Wildlands Project, Agenda 21, and its Future Enforcers

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The Bundy Ranch stand-off, April 12, Clark Coun­ty, Neva­da, out­side of Bunkerville

In order to under­stand the ratio­nal behind what has tak­en place at the Bundy Ranch in Clark Coun­ty, Neva­da, it is vital to under­stand some of the mind­set behind it. The Unit­ed Nations now has a great deal of con­trol over what hap­pens in Unit­ed States’ land, large­ly but not only fed­er­al own­er­ship and/or con­trol. What we are see­ing is an inter­na­tion­al body now gov­ern­ing over many parts of the U.S.


It then becomes a ques­tion of whether inter­na­tion­al treaties and oth­er agree­ments, espe­cial­ly UN Agen­da 21 in this case, trump the Unit­ed States Con­sti­tu­tion. Do the peo­ple enforc­ing these “laws” rec­og­nize or even know the codes they are enforc­ing? Is there a rea­son the con­sti­tu­tion is no longer tru­ly taught? These are just two of the ques­tions in a very com­plex set of issues, which have com­bined to become a slow, method­i­cal sub­ver­sion of the pri­ma­ry doc­u­ments that once seemed to gov­ern our coun­try. There are many lay­ers to this and when dig­ging into them, a clear­er pic­ture emerges.

By the recent­ly deceased researcher, author, and expert on UN Agen­da 21, Hen­ry Lamb, an arti­cle was writ­ten in 2003 deal­ing with the very issue peo­ple are tak­ing note of today. It is enti­tled “Why the Gov­ern­ment is Grab­bing our Land” (excerpt):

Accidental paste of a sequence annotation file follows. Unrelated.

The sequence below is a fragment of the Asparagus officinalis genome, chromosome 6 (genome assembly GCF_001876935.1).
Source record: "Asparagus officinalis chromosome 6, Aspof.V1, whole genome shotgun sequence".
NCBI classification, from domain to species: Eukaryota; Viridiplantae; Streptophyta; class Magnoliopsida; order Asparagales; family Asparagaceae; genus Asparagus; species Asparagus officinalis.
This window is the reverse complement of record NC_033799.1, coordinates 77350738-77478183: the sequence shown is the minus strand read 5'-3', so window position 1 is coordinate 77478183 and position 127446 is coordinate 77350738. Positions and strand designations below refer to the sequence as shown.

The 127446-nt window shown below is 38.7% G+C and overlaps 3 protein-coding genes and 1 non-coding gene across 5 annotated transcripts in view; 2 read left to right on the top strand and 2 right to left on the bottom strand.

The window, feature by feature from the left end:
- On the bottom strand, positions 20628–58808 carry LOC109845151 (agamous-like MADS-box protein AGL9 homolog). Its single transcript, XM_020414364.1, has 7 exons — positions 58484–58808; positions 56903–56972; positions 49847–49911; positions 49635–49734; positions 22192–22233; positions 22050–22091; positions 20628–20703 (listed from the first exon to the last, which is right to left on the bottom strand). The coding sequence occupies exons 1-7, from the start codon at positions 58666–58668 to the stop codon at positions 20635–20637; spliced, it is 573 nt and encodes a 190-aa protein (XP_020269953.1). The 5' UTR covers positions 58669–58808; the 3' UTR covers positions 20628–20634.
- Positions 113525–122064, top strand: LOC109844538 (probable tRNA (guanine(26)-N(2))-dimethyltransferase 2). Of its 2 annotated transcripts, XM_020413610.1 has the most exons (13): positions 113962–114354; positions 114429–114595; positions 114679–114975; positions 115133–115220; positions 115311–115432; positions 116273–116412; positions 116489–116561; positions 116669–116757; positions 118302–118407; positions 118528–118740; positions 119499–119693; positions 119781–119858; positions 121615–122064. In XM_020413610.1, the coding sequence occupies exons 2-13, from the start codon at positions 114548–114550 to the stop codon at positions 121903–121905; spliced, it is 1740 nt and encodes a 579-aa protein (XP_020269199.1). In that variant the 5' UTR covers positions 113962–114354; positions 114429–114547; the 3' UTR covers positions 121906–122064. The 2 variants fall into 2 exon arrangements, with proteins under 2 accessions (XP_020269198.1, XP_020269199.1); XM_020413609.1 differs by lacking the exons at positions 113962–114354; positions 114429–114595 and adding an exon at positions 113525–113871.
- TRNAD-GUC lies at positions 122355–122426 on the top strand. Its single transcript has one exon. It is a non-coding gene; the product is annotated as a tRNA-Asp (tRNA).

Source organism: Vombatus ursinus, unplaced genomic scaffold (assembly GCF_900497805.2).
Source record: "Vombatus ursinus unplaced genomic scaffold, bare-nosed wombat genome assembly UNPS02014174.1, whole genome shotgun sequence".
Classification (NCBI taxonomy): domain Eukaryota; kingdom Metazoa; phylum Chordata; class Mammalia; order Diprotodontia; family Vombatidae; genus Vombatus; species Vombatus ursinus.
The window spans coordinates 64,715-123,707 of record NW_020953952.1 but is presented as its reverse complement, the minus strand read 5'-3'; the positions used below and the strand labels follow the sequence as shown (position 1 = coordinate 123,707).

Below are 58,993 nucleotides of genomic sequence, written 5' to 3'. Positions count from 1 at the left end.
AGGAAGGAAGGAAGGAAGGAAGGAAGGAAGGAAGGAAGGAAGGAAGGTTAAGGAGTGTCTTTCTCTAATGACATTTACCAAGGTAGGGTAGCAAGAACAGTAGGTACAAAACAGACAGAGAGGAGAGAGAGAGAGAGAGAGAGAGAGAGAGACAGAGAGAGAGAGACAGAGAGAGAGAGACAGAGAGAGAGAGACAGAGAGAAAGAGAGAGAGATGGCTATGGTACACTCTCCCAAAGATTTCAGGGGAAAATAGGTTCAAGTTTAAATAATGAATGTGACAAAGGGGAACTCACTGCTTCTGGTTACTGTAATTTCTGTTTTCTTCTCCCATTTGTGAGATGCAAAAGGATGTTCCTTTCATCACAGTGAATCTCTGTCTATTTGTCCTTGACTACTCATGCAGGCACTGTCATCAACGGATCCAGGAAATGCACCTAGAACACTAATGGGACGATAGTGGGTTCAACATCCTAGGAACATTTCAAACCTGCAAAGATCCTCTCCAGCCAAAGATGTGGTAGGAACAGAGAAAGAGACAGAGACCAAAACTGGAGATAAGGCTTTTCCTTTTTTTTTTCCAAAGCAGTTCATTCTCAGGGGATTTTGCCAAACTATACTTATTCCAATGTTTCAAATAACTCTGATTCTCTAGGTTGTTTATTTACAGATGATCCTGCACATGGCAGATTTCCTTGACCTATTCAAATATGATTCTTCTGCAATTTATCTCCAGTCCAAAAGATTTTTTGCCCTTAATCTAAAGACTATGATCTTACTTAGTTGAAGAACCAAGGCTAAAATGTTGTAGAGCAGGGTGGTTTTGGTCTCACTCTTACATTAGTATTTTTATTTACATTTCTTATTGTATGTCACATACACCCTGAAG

By 1976, the Unit­ed Nations was ready to artic­u­late a gen­er­al pol­i­cy on land use. This pol­i­cy is stat­ed in the final report of the first U.N. Con­fer­ence on Human Set­tle­ments (HABITAT I), held in Van­cou­ver, British Colum­bia in 1976.

The pre­am­ble to the sec­tion on Land, says:

Land…cannot be treat­ed as an ordi­nary asset, con­trolled by indi­vid­u­als and sub­ject to the pres­sures and inef­fi­cien­cies of the mar­ket. Pri­vate land own­er­ship is also a prin­ci­pal instru­ment of accu­mu­la­tion and con­cen­tra­tion of wealth and there­fore con­tributes to social injus­tice; if unchecked, it may become a major obsta­cle in the plan­ning and imple­men­ta­tion of devel­op­ment schemes. The pro­vi­sion of decent dwellings and healthy con­di­tions for the peo­ple can only be achieved if land is used in the inter­ests of soci­ety as a whole. Pub­lic con­trol of land use is there­fore indispensable….”

The land use phi­los­o­phy of the non-Amer­i­can world was ful­ly incor­po­rat­ed into inter­na­tion­al law and norms, with the sup­port of the Unit­ed States government.

For a detailed expla­na­tion on the Wild­lands Project here is a short video, again from Hen­ry Lamb. This project is jus­ti­fied by pro­claim­ing it is all about pro­tect­ing and restor­ing core wilder­ness areas. In real­i­ty this is a land grab designed to move peo­ple off the land and place them into “sus­tain­able com­mu­ni­ties,” in less than twen­ty-five per­cent of our own Amer­i­can land.

In 1994 the map below was pre­sent­ed by Michael Coff­man to the U.S. Sen­ate, which stopped the rat­i­fi­ca­tion of the bio­di­ver­si­ty treaty. Despite such efforts we find that it is being imple­ment­ed through var­i­ous gov­ern­ment agen­cies, exec­u­tive orders, trade asso­ci­a­tions, etc. Gen­er­al­ly, it is fund­ed by our tax dol­lars, or cen­tral bank car­tel funds, or those of foun­da­tions formed by cor­po­ra­tions and tycoons which in our his­to­ry have become bor­row­ers of the worlds’ major bank­ing institutions.